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Re: [AC] proposal on how to move forward

From: Brad Porter <brad@tellme.com>
Date: Sat, 28 Oct 2006 08:22:23 -0700
Message-ID: <454375AF.6060300@tellme.com>
To: Anne van Kesteren <annevk@opera.com>
Cc: "WAF WG (public)" <public-appformats@w3.org>

Anne van Kesteren wrote:
> Below is some sort of proposal of how the access control thing can 
> work. (Lots of things are not new, fwiw.) It essentially says that the 
> specification only defines an access control policy. When that policy 
> applies and how its various return states are treated depends on the 
> specification that uses it.
I can go either way on this.  The original NOTE was targeted to a very 
specific use-case and not intended to be a generalized access 
mechanism.  That use case (XML read by applications running in a 
browser) is an important use case by itself.

I don't feel like we've analyzed enough general use-cases for 
access-control to say that the mechanism is sufficiently general for the 
variety of use-cases that have been mentioned (restricting access to 
images, etc.).  That said, we could also leave that analysis exercise to 
those writing the specification that references this. 

I do worry that if there are two separate access-control use cases 
applicable to a single document (disallow access for X, but allow access 
for Y) then we could be in conflict. 
> The allow and deny ruleset, together with the request URI (referrer) 
> form an input for the access control policy. The outcome is either 
> "access denied", "access granted" or "default" (or something along 
> those lines).
> Specifications using this specification must define for which 
> resources the access control policy is applicable. Those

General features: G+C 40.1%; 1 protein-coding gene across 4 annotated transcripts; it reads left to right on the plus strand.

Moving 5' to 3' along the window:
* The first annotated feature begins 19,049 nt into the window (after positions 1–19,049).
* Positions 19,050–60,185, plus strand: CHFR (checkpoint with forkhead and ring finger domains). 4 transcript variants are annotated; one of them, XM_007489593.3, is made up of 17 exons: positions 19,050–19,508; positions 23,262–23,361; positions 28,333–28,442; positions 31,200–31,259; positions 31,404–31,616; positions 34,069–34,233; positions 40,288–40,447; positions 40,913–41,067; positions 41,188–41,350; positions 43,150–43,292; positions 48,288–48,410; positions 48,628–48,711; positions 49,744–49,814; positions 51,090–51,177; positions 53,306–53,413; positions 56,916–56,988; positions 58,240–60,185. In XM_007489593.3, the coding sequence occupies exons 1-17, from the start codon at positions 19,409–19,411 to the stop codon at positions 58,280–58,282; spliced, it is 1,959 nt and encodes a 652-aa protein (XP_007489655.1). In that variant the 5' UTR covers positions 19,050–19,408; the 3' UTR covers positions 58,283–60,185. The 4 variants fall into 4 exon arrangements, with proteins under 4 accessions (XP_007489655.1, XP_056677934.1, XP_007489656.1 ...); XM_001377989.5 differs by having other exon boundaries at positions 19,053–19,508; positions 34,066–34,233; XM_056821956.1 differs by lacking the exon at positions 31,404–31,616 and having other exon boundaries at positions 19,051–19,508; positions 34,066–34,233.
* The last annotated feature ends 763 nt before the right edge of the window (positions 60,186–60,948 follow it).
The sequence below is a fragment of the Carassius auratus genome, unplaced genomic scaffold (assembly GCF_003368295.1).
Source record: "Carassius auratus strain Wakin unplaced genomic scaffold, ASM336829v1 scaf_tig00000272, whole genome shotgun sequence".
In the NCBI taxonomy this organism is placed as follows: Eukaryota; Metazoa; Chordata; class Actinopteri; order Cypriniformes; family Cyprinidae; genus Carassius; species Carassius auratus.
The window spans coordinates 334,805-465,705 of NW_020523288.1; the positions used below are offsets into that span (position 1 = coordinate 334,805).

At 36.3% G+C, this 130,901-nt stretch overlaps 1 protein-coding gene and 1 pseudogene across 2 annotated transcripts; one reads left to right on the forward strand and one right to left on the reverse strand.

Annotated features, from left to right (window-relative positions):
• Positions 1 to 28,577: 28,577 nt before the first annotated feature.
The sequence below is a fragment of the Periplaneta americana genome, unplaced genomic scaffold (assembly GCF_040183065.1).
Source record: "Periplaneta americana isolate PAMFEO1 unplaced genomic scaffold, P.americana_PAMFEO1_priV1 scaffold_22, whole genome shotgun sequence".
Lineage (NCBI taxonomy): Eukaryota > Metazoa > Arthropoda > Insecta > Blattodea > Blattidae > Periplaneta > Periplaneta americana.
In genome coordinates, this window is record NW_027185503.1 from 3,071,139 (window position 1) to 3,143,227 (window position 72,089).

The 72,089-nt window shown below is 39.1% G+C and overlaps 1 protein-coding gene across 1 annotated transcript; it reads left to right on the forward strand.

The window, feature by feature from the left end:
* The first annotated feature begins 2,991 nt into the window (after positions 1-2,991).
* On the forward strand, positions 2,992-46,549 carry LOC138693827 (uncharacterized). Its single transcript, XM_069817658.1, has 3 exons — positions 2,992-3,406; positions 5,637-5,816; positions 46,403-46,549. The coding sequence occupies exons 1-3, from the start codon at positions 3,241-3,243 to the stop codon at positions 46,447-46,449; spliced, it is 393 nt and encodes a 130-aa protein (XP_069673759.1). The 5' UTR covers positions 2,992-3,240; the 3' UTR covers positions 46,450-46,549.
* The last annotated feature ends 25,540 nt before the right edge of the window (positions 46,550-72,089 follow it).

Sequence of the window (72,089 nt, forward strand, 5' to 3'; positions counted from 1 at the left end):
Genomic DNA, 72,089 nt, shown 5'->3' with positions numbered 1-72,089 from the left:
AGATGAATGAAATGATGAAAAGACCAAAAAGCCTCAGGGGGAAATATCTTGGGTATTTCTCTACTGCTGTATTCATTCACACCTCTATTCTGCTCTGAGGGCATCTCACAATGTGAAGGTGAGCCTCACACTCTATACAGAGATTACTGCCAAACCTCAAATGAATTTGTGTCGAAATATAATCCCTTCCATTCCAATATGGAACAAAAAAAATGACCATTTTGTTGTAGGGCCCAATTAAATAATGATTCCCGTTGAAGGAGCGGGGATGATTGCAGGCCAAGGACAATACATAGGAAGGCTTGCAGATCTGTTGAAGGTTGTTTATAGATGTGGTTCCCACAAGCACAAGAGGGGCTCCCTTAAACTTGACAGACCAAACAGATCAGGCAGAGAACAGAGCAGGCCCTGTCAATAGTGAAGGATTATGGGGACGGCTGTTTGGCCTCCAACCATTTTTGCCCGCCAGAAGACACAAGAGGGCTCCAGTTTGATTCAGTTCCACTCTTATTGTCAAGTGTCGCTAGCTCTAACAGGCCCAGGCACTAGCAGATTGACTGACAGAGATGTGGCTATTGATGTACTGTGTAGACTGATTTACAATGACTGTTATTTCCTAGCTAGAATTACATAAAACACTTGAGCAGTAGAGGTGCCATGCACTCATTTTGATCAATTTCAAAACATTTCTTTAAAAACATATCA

> specifications must also define what "access denied", "access granted" 
> and "default" mean in the context of that specification (throwing an 
> exception, etc.). (XXX: I suppose that in most cases "default" is 
> treated as "access denied". Not sure how to say that here though.)
Yes, though if we want to make it general, I don't think we can specify 
a default.  For instance, the <img src=""> case should probably default 
to allow.
> XXX: Probably say something about this only being safe for GET and 
> HEAD requests.
> When fetching a resource the following algorithm must be followed:
> When a resource is retrieved over HTTP extract a deny and allow 
> ruleset from the Access-Control (XXX: Content-Access-Control?) 
> header(s). That, together with the request URI, forms an input for the 
> access control policy. If the result is "access denied" return that 
> and terminate the algorithm.
I missed the justification for HTTP overriding document level?  Is this 
just to support priority of protocol over content?  The use case that a 
web-server might generally disallow, but a document wants to 
specifically allow in certain cases seems quite valid. 

> Otherwise, combine the rulesets from HTTP with those from the document 
> level (given by the processing instruction(s)) and, together with the 
> request URI, give these as input to the access control policy. Return 
> one of the three states.
> If any of the HTTP level or processing instructions are in error 
> (invalid syntax, etc.) user agents must return "access denied" and 
> terminate the algorithm.
> --Anne van Kesteren
> <http://annevankesteren.nl/>
> <http://www.opera.com/>
Received on Saturday, 28 October 2006 15:22:38 UTC

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